The reason for this is if you don't such databases always lose data integrity and accumulate crud. Sometimes it's virtually impossible to imagine how they do, but in any large corporate database (tens of millions of records) without sufficient constraints there will be badly formed records - at best these force a periodic clean-up of data (a task I regularly used to get dumped with as a junior programmer), or worse will cause applications to crash due to invalid inputs, or even worse not cause them to crash but deliver incorrect business information to the end-users. And if your end user is your finance director then that's your job on the line :-)

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It seems to me that there is an additional step in there that, based on your description, appears unneccessary. Here is what I am referring to -

When a report is requested, a stored procedure is invoked which gathers the data into a format required for a report, and forwarded to another stored procedure which transforms the data into a view, and forwards THAT off to a PHP framework for display.

A sproc transforms the data for a report, then another sproc transforms this data into another format for front-end presentation - is the data ever used in the format in which it is in after the first sproc? If not, that stage seems unneccessary to me.

I'm assuming that your reports database is a data warehouse and that data is ETL'ed and stored within in a format for the purposes of reporting. Where I currently work, this is common practice.

As for your question regarding stored procedures, they allow you to centralize logic within the database and "encapsulate" security, the first of which would appear to be of benefit within your organisation, given the other sprocs that you have for data transformation. Stored procedures also have a stored execution plan which, under some circumstances, can provide some improvement to performance.

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Regarding the stages, I might be slightly off. But it's something I'm going to investigate. Thanks. –  Josh Smeaton Feb 3 '09 at 9:24

I found that stored procedures help with large data sets because they eliminate a ton of network traffic, which can be a huge performance bottleneck depending on how large the data set actually is.

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When processing large numbers of rows, where indexes are available and the SQL is relatively tuned, the database engine performing set-based operations directly on the data - through SQL, say - will almost always outperform row-by-row processing (even on the same server) in a client tool. The data is not crossing any physical or logical boudaries to leave the database server processes or to leave the database server and go out across the network. Even performing RBAR (row by agonizing row) on the server will be faster than performing it in a client tool, if only a limited amount of data really needs to ever leave the server, because...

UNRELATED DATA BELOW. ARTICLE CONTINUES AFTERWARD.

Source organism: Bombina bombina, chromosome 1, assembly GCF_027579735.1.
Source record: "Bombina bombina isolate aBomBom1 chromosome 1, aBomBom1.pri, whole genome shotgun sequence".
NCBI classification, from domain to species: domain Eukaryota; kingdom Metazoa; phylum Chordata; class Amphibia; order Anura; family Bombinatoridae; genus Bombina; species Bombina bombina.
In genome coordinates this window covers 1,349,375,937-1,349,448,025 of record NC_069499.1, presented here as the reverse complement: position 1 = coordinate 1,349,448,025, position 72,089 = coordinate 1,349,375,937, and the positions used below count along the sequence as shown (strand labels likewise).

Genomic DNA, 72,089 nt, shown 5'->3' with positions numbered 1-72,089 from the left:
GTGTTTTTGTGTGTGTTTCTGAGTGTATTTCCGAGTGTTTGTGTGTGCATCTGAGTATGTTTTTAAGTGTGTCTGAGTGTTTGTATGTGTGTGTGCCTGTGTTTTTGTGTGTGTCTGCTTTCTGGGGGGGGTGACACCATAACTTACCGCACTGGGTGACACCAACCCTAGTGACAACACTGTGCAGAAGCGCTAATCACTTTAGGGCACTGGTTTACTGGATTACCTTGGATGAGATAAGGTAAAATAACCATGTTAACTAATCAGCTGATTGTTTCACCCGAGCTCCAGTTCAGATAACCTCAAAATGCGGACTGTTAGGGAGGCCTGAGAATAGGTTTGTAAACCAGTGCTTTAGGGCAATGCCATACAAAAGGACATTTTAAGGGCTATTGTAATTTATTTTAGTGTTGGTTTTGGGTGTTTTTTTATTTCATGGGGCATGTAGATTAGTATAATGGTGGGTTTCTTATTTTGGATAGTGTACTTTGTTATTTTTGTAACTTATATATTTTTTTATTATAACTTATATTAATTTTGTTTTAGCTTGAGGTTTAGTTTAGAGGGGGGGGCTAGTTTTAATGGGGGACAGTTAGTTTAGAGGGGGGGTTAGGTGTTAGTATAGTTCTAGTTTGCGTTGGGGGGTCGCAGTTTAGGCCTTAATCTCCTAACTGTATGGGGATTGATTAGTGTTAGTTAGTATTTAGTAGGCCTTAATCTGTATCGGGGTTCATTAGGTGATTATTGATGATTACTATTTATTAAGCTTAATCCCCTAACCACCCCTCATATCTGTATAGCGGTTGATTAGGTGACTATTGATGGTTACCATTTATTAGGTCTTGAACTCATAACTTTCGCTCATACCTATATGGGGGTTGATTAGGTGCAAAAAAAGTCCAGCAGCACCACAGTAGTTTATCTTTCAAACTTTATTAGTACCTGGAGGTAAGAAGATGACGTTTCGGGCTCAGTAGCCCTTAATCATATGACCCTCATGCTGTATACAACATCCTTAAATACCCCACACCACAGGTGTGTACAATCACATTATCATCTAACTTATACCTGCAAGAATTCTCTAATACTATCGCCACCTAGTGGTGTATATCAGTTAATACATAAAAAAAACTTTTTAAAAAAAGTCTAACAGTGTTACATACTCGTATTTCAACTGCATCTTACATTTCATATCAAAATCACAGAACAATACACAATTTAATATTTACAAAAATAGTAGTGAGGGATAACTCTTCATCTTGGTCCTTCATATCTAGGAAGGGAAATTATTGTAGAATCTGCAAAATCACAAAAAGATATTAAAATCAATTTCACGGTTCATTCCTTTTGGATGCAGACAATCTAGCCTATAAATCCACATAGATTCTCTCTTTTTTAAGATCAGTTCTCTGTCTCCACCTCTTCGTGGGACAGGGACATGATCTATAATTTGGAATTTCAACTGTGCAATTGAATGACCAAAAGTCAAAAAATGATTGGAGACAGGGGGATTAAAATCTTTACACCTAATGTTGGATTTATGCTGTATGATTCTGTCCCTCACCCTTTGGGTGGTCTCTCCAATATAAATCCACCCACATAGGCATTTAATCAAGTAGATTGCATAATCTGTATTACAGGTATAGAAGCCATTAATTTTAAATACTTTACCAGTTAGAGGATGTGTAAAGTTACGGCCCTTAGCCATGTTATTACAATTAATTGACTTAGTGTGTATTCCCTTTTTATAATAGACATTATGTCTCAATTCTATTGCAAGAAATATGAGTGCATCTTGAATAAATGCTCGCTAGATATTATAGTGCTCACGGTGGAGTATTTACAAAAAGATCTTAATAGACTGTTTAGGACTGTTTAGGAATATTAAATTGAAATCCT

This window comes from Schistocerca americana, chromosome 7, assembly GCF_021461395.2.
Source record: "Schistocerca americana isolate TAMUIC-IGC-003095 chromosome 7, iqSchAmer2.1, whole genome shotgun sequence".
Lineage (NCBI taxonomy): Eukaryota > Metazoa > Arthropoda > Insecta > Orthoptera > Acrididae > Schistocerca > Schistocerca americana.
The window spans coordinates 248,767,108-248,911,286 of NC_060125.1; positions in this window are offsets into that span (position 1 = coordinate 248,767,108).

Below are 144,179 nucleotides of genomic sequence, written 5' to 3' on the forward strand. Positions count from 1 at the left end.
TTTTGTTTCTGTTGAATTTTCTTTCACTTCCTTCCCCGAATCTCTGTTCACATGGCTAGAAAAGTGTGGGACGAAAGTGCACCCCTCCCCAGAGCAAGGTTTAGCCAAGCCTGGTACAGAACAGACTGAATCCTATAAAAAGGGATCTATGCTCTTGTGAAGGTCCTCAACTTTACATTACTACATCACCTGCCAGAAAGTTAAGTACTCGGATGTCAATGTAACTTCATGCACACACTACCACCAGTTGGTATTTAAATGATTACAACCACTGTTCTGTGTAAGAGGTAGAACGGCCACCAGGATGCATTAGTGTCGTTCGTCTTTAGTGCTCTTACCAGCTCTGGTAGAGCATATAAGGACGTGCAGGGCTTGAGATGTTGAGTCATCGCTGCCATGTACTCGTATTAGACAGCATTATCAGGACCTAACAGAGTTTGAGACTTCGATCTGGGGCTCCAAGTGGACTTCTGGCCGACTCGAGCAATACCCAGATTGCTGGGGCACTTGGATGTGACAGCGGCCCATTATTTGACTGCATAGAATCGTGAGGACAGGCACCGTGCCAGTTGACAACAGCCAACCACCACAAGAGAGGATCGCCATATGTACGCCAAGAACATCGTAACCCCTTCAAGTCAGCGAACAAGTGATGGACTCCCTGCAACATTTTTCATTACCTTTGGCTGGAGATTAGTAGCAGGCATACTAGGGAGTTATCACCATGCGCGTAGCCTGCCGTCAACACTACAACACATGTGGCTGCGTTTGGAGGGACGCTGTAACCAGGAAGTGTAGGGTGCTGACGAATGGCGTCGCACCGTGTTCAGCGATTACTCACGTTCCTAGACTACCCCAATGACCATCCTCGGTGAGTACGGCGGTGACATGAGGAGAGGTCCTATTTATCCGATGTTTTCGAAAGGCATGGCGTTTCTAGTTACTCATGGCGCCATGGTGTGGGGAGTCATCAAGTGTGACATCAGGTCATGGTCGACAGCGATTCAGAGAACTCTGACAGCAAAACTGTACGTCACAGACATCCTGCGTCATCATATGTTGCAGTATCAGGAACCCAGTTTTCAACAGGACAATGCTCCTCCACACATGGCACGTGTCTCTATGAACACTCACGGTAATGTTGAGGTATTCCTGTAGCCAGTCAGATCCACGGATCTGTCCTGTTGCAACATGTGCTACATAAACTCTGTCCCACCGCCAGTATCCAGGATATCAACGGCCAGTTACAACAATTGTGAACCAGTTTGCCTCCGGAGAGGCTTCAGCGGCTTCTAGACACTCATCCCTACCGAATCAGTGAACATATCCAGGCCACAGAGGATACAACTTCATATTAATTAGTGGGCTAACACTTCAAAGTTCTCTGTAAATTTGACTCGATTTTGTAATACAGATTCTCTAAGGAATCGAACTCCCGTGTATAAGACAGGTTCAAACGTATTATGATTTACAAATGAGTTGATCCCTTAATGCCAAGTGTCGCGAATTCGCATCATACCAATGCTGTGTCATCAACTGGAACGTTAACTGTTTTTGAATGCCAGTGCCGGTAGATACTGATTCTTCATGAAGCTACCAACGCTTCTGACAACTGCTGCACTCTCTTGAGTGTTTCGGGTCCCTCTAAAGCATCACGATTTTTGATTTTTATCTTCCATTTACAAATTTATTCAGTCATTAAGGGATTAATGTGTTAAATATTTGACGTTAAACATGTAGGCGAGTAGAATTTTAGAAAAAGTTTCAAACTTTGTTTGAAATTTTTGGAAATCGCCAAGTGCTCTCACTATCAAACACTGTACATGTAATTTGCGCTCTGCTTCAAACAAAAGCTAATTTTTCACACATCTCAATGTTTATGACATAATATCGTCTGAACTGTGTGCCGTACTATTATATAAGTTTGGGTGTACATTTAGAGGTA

When you start to pull more data across networks, then the process will slow down and limiting the number of rows at each stage becomes the next optimization.

All of this really has nothing to do with stored procedures. Stored procedures (in SQL Server) no longer provide much performance advantages over batch SQL. Stored procedures do provide a large number of other benefits like modularization, encapsulation, security management, design by contract, version management. Performance, however is no longer an advantage.

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Generally speaking stored procedures have a number of advantages over direct queries. I can't comment on your complete end to end process, however, SPs will probably perform faster. For a start a direct query needs to be compiled and an execution plan worked out every time you do a direct query - SPs don't.

There are other reasons, why you would want to use stored procedure - centralisation of logic, security etc.

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and the cons - another layer of complexity / maintenance, visibility –  redsquare Feb 3 '09 at 11:15

The end to end process does look a little complicated but there may be good reasons for it simply due to the data volume - it might well be that if you run the reports on the main database, the queries are slowing down the rest of the system so much that you'll cause problems for the rest of the users.

Regarding the stored procedures, their main advantage in a scenario like this is that they are pre-compiled and the database has already worked out what it considers to be the optimal query plan. Especially with the data volumes you are talking about, this might well result in a very noticeable performance improvement.

And yes, depending on the complexity of the report, a query like this can take half an hour or longer...

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This reporting solution seems to have been designed by people that think the database is the centre of the world. This is a common and valid view – however I don’t always hold to it.